A new study has revealed the first fine-scale genetic map of Ireland. It shows ten distinct clusters of shared ancestry within the island, roughly aligned with ancient Provinces and major historical events.
The study used a combination of DNA from 196 Irish individuals with four generations of ancestry linked to specific areas across the island. The data are now being compared with thousands of reference population samples from across Europe.
Ireland is a small island off the North-Western seaboard of Europe. That geographic situation has created a genetic environment that is conducive to genetic homogeneity and isolation, as evidenced by a number of inherited traits at high frequencies within Irish populations compared with Europeans in general.
In the ancient period, people arrived in Ireland from other parts of the continent and began farming. These new farmers brought with them cattle, cereals and ceramics. They also displaced local Mesolithic hunter-gatherers who had a striking combination of dark skin and blue eyes.
These people were referred to as Proto-Gaels and they became the distinctive Gael identity. However, modern residents of Scotland and Ireland don’t share much DNA with these early settlers. Instead, their ancestors can trace most of their genetic makeup to the Celtic tribes that expanded from Central Europe at least 2,500 years ago. They thrived throughout Europe for thousands of years before being disrupted by other groups, including Germanic peoples and the Viking Invasions.
Ireland’s history has left its mark on the genome of its people, and a greater understanding of the DNA within Ireland can help researchers identify genetic markers that predict disease. This can be useful for developing more effective treatments, and can even aid in the identification of diseases in populations with high rates of a particular disease.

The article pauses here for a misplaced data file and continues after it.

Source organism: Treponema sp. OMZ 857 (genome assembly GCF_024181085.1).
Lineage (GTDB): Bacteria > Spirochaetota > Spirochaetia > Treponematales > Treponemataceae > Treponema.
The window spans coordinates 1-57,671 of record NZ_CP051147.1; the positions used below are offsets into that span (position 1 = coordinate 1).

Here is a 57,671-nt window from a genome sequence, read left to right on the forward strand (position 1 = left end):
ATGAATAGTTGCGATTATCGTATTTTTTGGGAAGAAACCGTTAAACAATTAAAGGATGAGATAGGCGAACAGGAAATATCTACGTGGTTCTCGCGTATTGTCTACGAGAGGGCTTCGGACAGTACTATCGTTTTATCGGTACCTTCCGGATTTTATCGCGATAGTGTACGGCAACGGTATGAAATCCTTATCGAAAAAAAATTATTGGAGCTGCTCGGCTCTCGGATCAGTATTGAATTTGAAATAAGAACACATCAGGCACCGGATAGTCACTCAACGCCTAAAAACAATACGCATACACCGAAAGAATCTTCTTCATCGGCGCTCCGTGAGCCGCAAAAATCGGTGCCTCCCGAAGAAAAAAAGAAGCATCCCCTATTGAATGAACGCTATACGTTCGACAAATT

In the early years of settlement in Ireland, a wave of migration was driven by the end of the Ice Age. This was caused by warmer temperatures and the formation of land forms connecting Ireland to parts of Scotland and North-West England.
Using whole-genome analysis, scientists from Trinity College Dublin and Queens University Belfast found evidence of both stone age settlers with origins in the Fertile Crescent, and bronze age economic migrants from eastern Europe who arrived as part of a major movement of population. These changes occurred around 12,000 years ago, during a period when the ice sheet was retreating.
Irish dna can be traced back to people who came to Ireland from Central Europe around the time of the Viking invasion. But it also comes from ancestors of ‘Celtic’ tribes who headed north, colonizing the upper Rhine, spreading into Belgium and the Netherlands and crossing the Alps to Northern Italy.
This genetic lineage is still present in Irish people today, and is associated with higher rates of cystic fibrosis, celiac disease and galactosemia – metabolic diseases that prevent the breakdown of carbohydrates. Fortunately, these are all treatable conditions.
The Irish population has a significant amount of genetic variation, particularly in Y-chromosome and mitochondrial DNA. Y-chromosome haplotype diversity shows a general east-west cline10, with hegemony in the northern region of the country.
This is consistent with previous work which found little Y-chromosome introgression from Britain in the modern Irish population, and suggests that most of the genetic diversity within Ireland has been driven by migration from the mainland. However, the researchers warn that further study of regional populations is necessary to reveal how diversity developed.
If you’re looking to find out where your Irish ancestors came from, an ancestry DNA test is a great place to start. Using genetic data along with family records, you can piece together a detailed genealogy.
Many people who take a Y-DNA or mtDNA test find that they can pinpoint their specific ancestry roots and confirm family stories. You can also use the results to discover new cousins who share your DNA.
The island of Ireland has undergone dramatic changes throughout the centuries. During the 8th century, the Viking invasion heavily influenced the island’s culture, introducing Norwegian ancestry to the population.
A recent study found that the Norse Vikings influenced the earliest Irish people in a way that is still seen today. This can be observed in the DNA of ancient tombs.
Y-DNA and mtDNA tests are particularly useful for pinpointing specific origins within Ireland. These can help identify a surname or a particular region in the country where your paternal line originated.